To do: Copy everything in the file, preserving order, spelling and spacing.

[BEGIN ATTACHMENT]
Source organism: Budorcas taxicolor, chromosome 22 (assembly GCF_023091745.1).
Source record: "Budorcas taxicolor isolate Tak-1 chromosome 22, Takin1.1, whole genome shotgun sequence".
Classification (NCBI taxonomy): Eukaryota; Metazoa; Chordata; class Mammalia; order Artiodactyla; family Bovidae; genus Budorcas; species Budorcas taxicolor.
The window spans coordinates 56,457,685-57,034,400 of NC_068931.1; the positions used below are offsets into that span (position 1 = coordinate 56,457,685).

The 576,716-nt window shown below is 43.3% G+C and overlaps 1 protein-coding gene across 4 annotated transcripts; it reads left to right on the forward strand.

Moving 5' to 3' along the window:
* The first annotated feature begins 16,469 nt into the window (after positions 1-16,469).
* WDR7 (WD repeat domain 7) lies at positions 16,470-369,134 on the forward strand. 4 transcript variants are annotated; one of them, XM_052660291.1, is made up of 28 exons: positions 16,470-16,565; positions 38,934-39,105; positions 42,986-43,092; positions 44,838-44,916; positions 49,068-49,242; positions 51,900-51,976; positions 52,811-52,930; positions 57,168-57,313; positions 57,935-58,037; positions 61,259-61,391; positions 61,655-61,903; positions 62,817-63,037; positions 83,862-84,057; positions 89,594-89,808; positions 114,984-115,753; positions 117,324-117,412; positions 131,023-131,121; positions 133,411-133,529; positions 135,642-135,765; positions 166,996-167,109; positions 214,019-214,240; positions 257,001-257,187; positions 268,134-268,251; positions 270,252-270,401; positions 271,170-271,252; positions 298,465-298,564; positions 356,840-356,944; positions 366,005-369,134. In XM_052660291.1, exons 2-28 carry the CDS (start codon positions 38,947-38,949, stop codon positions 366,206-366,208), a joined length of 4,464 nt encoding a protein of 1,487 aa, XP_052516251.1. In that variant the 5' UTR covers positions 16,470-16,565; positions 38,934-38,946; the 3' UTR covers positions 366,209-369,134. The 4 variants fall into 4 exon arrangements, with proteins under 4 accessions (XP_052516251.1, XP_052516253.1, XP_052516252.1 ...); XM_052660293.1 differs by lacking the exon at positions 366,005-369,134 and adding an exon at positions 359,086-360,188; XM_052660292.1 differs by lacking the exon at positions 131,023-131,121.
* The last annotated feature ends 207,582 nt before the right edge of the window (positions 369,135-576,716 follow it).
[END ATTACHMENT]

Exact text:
Source organism: Budorcas taxicolor, chromosome 22 (assembly GCF_023091745.1).
Source record: "Budorcas taxicolor isolate Tak-1 chromosome 22, Takin1.1, whole genome shotgun sequence".
Classification (NCBI taxonomy): Eukaryota; Metazoa; Chordata; class Mammalia; order Artiodactyla; family Bovidae; genus Budorcas; species Budorcas taxicolor.
The window spans coordinates 56,457,685-57,034,400 of NC_068931.1; the positions used below are offsets into that span (position 1 = coordinate 56,457,685).

The 576,716-nt window shown below is 43.3% G+C and overlaps 1 protein-coding gene across 4 annotated transcripts; it reads left to right on the forward strand.

Moving 5' to 3' along the window:
* The first annotated feature begins 16,469 nt into the window (after positions 1-16,469).
* WDR7 (WD repeat domain 7) lies at positions 16,470-369,134 on the forward strand. 4 transcript variants are annotated; one of them, XM_052660291.1, is made up of 28 exons: positions 16,470-16,565; positions 38,934-39,105; positions 42,986-43,092; positions 44,838-44,916; positions 49,068-49,242; positions 51,900-51,976; positions 52,811-52,930; positions 57,168-57,313; positions 57,935-58,037; positions 61,259-61,391; positions 61,655-61,903; positions 62,817-63,037; positions 83,862-84,057; positions 89,594-89,808; positions 114,984-115,753; positions 117,324-117,412; positions 131,023-131,121; positions 133,411-133,529; positions 135,642-135,765; positions 166,996-167,109; positions 214,019-214,240; positions 257,001-257,187; positions 268,134-268,251; positions 270,252-270,401; positions 271,170-271,252; positions 298,465-298,564; positions 356,840-356,944; positions 366,005-369,134. In XM_052660291.1, exons 2-28 carry the CDS (start codon positions 38,947-38,949, stop codon positions 366,206-366,208), a joined length of 4,464 nt encoding a protein of 1,487 aa, XP_052516251.1. In that variant the 5' UTR covers positions 16,470-16,565; positions 38,934-38,946; the 3' UTR covers positions 366,209-369,134. The 4 variants fall into 4 exon arrangements, with proteins under 4 accessions (XP_052516251.1, XP_052516253.1, XP_052516252.1 ...); XM_052660293.1 differs by lacking the exon at positions 366,005-369,134 and adding an exon at positions 359,086-360,188; XM_052660292.1 differs by lacking the exon at positions 131,023-131,121.
* The last annotated feature ends 207,582 nt before the right edge of the window (positions 369,135-576,716 follow it).